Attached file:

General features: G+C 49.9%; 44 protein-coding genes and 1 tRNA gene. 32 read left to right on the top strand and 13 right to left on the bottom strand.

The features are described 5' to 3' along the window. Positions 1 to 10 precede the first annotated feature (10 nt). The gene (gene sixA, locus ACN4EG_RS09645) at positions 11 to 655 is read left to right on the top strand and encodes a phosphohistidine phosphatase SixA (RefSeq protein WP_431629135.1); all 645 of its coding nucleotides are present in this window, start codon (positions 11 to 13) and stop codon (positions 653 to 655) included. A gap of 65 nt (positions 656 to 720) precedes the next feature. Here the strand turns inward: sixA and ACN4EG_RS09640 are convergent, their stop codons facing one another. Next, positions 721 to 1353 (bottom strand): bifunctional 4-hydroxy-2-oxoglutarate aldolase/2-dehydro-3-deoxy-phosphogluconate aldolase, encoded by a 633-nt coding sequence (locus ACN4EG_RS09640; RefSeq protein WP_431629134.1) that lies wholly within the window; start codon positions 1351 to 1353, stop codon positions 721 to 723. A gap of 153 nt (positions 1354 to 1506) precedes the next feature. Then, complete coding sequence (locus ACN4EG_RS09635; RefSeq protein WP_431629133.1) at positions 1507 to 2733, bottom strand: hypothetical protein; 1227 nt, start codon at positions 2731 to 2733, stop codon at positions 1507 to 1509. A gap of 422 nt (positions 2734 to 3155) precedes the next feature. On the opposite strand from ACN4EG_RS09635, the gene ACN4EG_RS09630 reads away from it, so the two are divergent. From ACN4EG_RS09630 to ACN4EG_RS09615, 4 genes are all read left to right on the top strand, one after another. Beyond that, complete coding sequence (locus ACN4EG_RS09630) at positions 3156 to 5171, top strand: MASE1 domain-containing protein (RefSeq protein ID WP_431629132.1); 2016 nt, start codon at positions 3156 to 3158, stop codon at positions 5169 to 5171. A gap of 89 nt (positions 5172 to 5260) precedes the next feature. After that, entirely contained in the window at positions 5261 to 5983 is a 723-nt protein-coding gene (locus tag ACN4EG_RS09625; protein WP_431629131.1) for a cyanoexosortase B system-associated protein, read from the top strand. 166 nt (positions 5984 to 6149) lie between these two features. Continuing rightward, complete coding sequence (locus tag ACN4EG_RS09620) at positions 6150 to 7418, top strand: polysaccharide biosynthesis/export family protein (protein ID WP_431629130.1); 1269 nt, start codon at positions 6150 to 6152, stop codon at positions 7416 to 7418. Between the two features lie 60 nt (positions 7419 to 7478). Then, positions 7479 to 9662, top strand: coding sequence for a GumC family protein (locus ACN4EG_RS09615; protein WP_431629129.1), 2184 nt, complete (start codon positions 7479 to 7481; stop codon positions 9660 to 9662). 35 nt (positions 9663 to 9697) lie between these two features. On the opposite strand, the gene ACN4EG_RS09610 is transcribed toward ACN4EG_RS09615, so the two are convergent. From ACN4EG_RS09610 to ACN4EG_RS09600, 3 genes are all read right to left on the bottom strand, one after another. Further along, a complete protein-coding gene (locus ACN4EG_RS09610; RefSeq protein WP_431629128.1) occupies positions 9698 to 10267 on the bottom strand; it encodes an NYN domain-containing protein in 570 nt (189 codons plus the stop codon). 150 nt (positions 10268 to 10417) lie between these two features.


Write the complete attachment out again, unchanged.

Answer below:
General features: G+C 49.9%; 44 protein-coding genes and 1 tRNA gene. 32 read left to right on the top strand and 13 right to left on the bottom strand.

The features are described 5' to 3' along the window. Positions 1 to 10 precede the first annotated feature (10 nt). The gene (gene sixA, locus ACN4EG_RS09645) at positions 11 to 655 is read left to right on the top strand and encodes a phosphohistidine phosphatase SixA (RefSeq protein WP_431629135.1); all 645 of its coding nucleotides are present in this window, start codon (positions 11 to 13) and stop codon (positions 653 to 655) included. A gap of 65 nt (positions 656 to 720) precedes the next feature. Here the strand turns inward: sixA and ACN4EG_RS09640 are convergent, their stop codons facing one another. Next, positions 721 to 1353 (bottom strand): bifunctional 4-hydroxy-2-oxoglutarate aldolase/2-dehydro-3-deoxy-phosphogluconate aldolase, encoded by a 633-nt coding sequence (locus ACN4EG_RS09640; RefSeq protein WP_431629134.1) that lies wholly within the window; start codon positions 1351 to 1353, stop codon positions 721 to 723. A gap of 153 nt (positions 1354 to 1506) precedes the next feature. Then, complete coding sequence (locus ACN4EG_RS09635; RefSeq protein WP_431629133.1) at positions 1507 to 2733, bottom strand: hypothetical protein; 1227 nt, start codon at positions 2731 to 2733, stop codon at positions 1507 to 1509. A gap of 422 nt (positions 2734 to 3155) precedes the next feature. On the opposite strand from ACN4EG_RS09635, the gene ACN4EG_RS09630 reads away from it, so the two are divergent. From ACN4EG_RS09630 to ACN4EG_RS09615, 4 genes are all read left to right on the top strand, one after another. Beyond that, complete coding sequence (locus ACN4EG_RS09630) at positions 3156 to 5171, top strand: MASE1 domain-containing protein (RefSeq protein ID WP_431629132.1); 2016 nt, start codon at positions 3156 to 3158, stop codon at positions 5169 to 5171. A gap of 89 nt (positions 5172 to 5260) precedes the next feature. After that, entirely contained in the window at positions 5261 to 5983 is a 723-nt protein-coding gene (locus tag ACN4EG_RS09625; protein WP_431629131.1) for a cyanoexosortase B system-associated protein, read from the top strand. 166 nt (positions 5984 to 6149) lie between these two features. Continuing rightward, complete coding sequence (locus tag ACN4EG_RS09620) at positions 6150 to 7418, top strand: polysaccharide biosynthesis/export family protein (protein ID WP_431629130.1); 1269 nt, start codon at positions 6150 to 6152, stop codon at positions 7416 to 7418. Between the two features lie 60 nt (positions 7419 to 7478). Then, positions 7479 to 9662, top strand: coding sequence for a GumC family protein (locus ACN4EG_RS09615; protein WP_431629129.1), 2184 nt, complete (start codon positions 7479 to 7481; stop codon positions 9660 to 9662). 35 nt (positions 9663 to 9697) lie between these two features. On the opposite strand, the gene ACN4EG_RS09610 is transcribed toward ACN4EG_RS09615, so the two are convergent. From ACN4EG_RS09610 to ACN4EG_RS09600, 3 genes are all read right to left on the bottom strand, one after another. Further along, a complete protein-coding gene (locus ACN4EG_RS09610; RefSeq protein WP_431629128.1) occupies positions 9698 to 10267 on the bottom strand; it encodes an NYN domain-containing protein in 570 nt (189 codons plus the stop codon). 150 nt (positions 10268 to 10417) lie between these two features.